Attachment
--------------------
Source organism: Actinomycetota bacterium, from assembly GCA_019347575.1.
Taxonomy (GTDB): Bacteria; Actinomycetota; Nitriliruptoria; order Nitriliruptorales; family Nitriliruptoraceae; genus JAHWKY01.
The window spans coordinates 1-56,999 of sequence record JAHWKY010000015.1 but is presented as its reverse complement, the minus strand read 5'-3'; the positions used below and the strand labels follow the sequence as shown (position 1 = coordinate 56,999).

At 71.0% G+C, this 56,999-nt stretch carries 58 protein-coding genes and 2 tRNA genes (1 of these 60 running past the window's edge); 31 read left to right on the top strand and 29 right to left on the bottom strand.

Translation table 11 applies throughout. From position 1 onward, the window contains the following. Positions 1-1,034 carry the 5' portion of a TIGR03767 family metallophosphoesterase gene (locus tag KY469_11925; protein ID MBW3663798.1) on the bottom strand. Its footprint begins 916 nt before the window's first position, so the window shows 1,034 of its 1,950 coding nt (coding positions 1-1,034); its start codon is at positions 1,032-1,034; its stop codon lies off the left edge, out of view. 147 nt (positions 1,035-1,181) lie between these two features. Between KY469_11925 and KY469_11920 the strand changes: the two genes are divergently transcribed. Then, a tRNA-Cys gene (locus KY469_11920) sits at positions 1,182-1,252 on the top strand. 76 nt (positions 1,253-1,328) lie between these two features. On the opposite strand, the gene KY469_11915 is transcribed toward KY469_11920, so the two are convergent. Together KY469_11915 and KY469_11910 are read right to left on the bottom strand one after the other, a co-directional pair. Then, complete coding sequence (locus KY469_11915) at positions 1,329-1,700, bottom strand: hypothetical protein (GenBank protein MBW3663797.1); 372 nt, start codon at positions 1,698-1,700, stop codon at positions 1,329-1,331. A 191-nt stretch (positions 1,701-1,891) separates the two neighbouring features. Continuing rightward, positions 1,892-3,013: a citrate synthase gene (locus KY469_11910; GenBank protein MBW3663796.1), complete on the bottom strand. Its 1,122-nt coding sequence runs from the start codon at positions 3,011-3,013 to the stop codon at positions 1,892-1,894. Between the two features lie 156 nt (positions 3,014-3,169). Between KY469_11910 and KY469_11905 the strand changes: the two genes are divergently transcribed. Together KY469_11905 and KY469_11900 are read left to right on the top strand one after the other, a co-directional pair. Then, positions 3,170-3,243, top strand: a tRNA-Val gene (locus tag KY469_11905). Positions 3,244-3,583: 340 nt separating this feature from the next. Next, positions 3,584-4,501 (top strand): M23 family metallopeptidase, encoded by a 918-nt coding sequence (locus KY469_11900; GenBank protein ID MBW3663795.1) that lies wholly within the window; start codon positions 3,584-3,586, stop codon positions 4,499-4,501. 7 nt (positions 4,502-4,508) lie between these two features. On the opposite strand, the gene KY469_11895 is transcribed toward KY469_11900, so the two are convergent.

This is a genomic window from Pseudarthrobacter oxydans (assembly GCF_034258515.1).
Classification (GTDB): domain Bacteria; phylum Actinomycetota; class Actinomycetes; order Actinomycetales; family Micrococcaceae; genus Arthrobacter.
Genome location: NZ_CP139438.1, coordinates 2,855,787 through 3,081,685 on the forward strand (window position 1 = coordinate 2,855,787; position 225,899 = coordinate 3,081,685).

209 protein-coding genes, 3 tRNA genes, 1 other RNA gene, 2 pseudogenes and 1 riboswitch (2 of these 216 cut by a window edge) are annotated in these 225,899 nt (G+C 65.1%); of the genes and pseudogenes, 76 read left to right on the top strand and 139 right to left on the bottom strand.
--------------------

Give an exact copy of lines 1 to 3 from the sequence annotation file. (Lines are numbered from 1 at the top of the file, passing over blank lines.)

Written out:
Source organism: Actinomycetota bacterium, from assembly GCA_019347575.1.
Taxonomy (GTDB): Bacteria; Actinomycetota; Nitriliruptoria; order Nitriliruptorales; family Nitriliruptoraceae; genus JAHWKY01.
The window spans coordinates 1-56,999 of sequence record JAHWKY010000015.1 but is presented as its reverse complement, the minus strand read 5'-3'; the positions used below and the strand labels follow the sequence as shown (position 1 = coordinate 56,999).